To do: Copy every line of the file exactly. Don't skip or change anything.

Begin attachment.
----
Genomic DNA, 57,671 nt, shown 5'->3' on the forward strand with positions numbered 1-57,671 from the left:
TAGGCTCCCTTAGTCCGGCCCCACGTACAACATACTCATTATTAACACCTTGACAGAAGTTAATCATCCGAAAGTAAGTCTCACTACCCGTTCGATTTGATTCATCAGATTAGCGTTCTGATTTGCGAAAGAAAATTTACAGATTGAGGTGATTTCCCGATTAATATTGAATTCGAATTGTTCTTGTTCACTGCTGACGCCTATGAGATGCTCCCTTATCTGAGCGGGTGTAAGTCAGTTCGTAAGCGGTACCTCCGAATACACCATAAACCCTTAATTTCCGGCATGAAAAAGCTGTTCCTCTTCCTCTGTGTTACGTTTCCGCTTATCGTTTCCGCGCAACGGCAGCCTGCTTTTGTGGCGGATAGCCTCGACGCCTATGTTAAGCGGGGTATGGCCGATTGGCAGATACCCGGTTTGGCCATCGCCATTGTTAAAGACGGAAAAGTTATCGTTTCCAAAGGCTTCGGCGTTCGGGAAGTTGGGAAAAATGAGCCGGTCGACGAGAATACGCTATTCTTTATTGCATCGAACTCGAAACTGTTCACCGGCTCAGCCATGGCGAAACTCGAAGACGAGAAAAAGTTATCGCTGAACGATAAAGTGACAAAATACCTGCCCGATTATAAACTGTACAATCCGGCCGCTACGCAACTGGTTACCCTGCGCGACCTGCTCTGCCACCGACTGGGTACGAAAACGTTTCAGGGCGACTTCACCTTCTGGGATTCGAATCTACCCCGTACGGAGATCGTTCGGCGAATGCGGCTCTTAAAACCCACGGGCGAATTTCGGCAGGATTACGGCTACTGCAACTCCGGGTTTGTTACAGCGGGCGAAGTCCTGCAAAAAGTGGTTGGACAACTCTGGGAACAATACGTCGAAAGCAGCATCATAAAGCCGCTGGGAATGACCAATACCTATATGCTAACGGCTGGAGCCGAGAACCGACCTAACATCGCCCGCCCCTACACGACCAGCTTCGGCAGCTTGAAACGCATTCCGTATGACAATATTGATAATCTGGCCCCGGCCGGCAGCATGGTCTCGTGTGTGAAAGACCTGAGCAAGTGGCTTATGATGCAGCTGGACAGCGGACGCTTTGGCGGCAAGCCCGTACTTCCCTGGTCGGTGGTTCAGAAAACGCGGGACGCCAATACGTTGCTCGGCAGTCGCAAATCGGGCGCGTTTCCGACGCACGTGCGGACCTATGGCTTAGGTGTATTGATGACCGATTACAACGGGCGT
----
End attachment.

Genomic DNA, 57,671 nt, shown 5'->3' on the forward strand with positions numbered 1-57,671 from the left:
TAGGCTCCCTTAGTCCGGCCCCACGTACAACATACTCATTATTAACACCTTGACAGAAGTTAATCATCCGAAAGTAAGTCTCACTACCCGTTCGATTTGATTCATCAGATTAGCGTTCTGATTTGCGAAAGAAAATTTACAGATTGAGGTGATTTCCCGATTAATATTGAATTCGAATTGTTCTTGTTCACTGCTGACGCCTATGAGATGCTCCCTTATCTGAGCGGGTGTAAGTCAGTTCGTAAGCGGTACCTCCGAATACACCATAAACCCTTAATTTCCGGCATGAAAAAGCTGTTCCTCTTCCTCTGTGTTACGTTTCCGCTTATCGTTTCCGCGCAACGGCAGCCTGCTTTTGTGGCGGATAGCCTCGACGCCTATGTTAAGCGGGGTATGGCCGATTGGCAGATACCCGGTTTGGCCATCGCCATTGTTAAAGACGGAAAAGTTATCGTTTCCAAAGGCTTCGGCGTTCGGGAAGTTGGGAAAAATGAGCCGGTCGACGAGAATACGCTATTCTTTATTGCATCGAACTCGAAACTGTTCACCGGCTCAGCCATGGCGAAACTCGAAGACGAGAAAAAGTTATCGCTGAACGATAAAGTGACAAAATACCTGCCCGATTATAAACTGTACAATCCGGCCGCTACGCAACTGGTTACCCTGCGCGACCTGCTCTGCCACCGACTGGGTACGAAAACGTTTCAGGGCGACTTCACCTTCTGGGATTCGAATCTACCCCGTACGGAGATCGTTCGGCGAATGCGGCTCTTAAAACCCACGGGCGAATTTCGGCAGGATTACGGCTACTGCAACTCCGGGTTTGTTACAGCGGGCGAAGTCCTGCAAAAAGTGGTTGGACAACTCTGGGAACAATACGTCGAAAGCAGCATCATAAAGCCGCTGGGAATGACCAATACCTATATGCTAACGGCTGGAGCCGAGAACCGACCTAACATCGCCCGCCCCTACACGACCAGCTTCGGCAGCTTGAAACGCATTCCGTATGACAATATTGATAATCTGGCCCCGGCCGGCAGCATGGTCTCGTGTGTGAAAGACCTGAGCAAGTGGCTTATGATGCAGCTGGACAGCGGACGCTTTGGCGGCAAGCCCGTACTTCCCTGGTCGGTGGTTCAGAAAACGCGGGACGCCAATACGTTGCTCGGCAGTCGCAAATCGGGCGCGTTTCCGACGCACGTGCGGACCTATGGCTTAGGTGTATTGATGACCGATTACAACGGGCGT